If you're seeing this message, it means we're having trouble loading external resources on our website.

If you're behind a web filter, please make sure that the domains ***.kastatic.org** and ***.kasandbox.org** are unblocked.

Main content

Current time:0:00Total duration:4:28

AP.STATS:

UNC‑1 (EU)

, UNC‑1.H (LO)

, UNC‑1.H.3 (EK)

, UNC‑1.H.4 (EK)

what we have here are six different distributions and we're going to do with this video is think about how to classify them or use the words people typically use to classify distributions so let's first look at this distribution right over here that's the distribution of the lengths of houseflies so someone went out there and measured a bunch of house flies and then said hey look there's many house flies that are between six tenths of a centimeter and six-and-a-half tenths of a centimetre it looks like there's about 40 house flies there and then if you say between 6 and 1/2 and 7 tenths there's about 30 house flies and if you were to say between 5 and 1/2 tenths and 6 tenths it looks like it's about the same amount this type of distribution is usually described as being symmetric why is it called that because if you were to draw a line down the middle of this distribution both sides look like mirror images of each other this one looks pretty exactly symmetric but more typically when you're collecting data you'll see roughly symmetric distributions now here we have a distribution that gives us the dates on pennies so someone went out there observed a bunch of pennies looked at the dates on them they saw many pennies looks like a little bit more than 55 pennies had a date between 2010 and 2020 while very few pennies had a date older than 1980 on them and this type of distribution when you have a tail to the left you can see it right over here you have a long tail to the left this is known as a left skewed distribution left skewed now in future videos we'll come up with more technical definitions of what makes it left skewed but the way that you can recognize it is you have the high points of your distribution on the right but then you have this long tail that skews it to the left now the other side of a left skewed you might say well that would be a right skewed distribution and that's exactly what we see right over here this is a distribution of state representatives and as you can see most of the states in the United States have between 0 and 10 or representatives it looks like it's a little over 35 none of them actually have 0 they all have at least one representative but they would fall into this buck well very few have more than 50 representatives so here where the bulk of our distribution is to the left but we have this tail that skews us to the right this is known as a right skewed distribution now if we look at this next distribution what would this be pause this video and think about it well this could be a distribution of maybe someone went around the office and surveyed how many cups of coffee each person drank and if they found someone who drank one cup of coffee per day maybe this would be them and they found another person who drinks one cup of coffee that's them then they found three people who drank two cups of coffee well this is a very similar situation to what we saw at on the dates on Penny's a large amount of our data fell into this right bucket of three cups of coffee but then we had this tail to the left so this would be left skewed now these right two distributions are interesting one could argue that this distribution here which is telling us the number of days that we had different high temperatures that this is looks roughly symmetric or it actually even looks exactly symmetric because if you did that little exercise of drawing a dotted line down the middle it looks like the two sides are mirror images of each other now that would not be technically incorrect but typically when you see these two peaks this would typically be called a bimodal distribution so even though bimodal distributions can sometimes be symmetric or roughly symmetric you want to be more precise in here when you have these two peaks that's where the buy comes from you would call it bimodal and this makes sense because you have a lot of days that are warm that might happen during the summer and you might have a lot of days that are cold that are happening during the winter now this last distribution here the results from die rolls one could argue as well that this is roughly symmetric it's not exact it's not perfectly symmetric but when you look at this dotted line here on the left and the right sides it looks roughly symmetric but a more exact classification here would be that it looks approximately uniform so rather than calling it a symmetric distribution or a roughly symmetric distribution most people would classify this as an approximately uniform distribution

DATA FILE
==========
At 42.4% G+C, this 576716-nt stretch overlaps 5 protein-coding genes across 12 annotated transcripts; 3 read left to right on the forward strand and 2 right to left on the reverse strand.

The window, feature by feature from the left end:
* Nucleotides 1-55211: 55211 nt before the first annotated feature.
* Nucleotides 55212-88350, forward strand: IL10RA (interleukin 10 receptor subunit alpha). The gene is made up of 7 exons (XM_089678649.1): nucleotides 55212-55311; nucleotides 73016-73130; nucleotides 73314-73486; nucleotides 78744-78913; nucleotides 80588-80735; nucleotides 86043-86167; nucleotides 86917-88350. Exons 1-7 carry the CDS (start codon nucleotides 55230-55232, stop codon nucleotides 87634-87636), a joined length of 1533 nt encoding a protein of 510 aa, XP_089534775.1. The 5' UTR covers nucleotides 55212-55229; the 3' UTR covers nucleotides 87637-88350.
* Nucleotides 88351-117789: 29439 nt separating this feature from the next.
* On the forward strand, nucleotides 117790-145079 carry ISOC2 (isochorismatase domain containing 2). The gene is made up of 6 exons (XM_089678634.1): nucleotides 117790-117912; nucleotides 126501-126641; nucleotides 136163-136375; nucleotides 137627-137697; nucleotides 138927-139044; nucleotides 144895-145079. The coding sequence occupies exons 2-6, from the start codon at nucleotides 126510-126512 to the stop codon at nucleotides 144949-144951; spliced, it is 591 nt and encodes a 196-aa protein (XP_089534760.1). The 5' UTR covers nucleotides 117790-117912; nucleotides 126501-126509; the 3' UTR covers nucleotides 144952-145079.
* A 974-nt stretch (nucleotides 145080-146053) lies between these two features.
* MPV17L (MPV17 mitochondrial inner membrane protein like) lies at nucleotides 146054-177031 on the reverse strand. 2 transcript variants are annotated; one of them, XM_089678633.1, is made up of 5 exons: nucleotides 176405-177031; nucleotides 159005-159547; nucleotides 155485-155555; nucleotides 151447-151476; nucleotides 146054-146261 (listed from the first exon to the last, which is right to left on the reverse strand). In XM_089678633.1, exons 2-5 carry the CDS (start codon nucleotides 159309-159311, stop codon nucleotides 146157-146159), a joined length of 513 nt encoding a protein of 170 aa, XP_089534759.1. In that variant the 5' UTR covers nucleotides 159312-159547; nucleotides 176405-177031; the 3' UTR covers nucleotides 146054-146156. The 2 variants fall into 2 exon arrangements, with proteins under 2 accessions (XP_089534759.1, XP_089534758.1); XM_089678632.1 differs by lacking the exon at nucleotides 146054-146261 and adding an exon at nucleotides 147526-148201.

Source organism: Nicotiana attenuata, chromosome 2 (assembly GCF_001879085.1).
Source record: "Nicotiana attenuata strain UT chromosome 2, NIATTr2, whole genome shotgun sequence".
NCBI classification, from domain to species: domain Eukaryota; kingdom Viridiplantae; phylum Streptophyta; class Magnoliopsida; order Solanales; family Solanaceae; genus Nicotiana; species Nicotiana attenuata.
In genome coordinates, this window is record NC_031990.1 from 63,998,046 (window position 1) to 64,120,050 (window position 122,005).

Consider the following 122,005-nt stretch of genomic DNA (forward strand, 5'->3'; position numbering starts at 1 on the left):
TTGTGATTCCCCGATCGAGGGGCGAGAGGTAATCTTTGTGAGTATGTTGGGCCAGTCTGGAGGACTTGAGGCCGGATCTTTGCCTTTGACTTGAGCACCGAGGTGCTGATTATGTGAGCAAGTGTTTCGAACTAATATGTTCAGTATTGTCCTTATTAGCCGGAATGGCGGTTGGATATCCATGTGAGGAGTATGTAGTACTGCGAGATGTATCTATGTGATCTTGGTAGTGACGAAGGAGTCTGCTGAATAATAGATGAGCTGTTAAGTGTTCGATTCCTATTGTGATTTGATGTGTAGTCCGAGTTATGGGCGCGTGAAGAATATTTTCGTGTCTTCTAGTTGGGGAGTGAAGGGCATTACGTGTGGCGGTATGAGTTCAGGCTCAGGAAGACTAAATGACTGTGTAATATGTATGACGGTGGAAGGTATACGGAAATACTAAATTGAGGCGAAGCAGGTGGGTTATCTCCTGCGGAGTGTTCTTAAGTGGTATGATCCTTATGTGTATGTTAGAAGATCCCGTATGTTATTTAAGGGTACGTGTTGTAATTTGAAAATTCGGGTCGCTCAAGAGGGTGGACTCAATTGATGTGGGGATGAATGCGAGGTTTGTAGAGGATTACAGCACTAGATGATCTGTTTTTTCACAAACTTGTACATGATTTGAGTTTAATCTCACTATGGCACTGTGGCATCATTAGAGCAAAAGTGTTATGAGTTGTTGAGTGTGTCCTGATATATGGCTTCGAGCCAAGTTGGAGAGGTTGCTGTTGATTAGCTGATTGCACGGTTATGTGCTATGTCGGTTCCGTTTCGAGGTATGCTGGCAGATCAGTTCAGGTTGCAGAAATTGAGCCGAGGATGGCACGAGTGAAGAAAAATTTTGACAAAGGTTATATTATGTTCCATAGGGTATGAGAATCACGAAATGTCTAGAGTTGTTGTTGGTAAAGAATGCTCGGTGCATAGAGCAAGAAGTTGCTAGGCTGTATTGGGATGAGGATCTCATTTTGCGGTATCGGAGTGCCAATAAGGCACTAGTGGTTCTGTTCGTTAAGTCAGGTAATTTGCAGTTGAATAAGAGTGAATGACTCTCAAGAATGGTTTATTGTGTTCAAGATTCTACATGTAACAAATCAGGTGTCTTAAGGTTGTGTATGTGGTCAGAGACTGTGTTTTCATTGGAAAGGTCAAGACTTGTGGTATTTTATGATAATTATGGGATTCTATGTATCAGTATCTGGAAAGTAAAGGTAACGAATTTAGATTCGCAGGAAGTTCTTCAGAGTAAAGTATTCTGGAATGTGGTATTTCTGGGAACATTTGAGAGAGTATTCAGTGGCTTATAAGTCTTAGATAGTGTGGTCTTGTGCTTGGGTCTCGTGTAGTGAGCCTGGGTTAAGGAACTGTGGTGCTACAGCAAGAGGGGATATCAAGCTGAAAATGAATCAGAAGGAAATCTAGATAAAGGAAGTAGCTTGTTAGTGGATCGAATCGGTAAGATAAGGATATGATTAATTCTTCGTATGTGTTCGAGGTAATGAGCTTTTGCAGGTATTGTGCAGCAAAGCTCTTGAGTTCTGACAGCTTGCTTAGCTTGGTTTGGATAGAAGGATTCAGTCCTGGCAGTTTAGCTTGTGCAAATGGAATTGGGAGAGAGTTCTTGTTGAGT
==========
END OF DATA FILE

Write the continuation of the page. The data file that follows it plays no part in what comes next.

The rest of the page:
AP® is a registered trademark of the College Board, which has not reviewed this resource.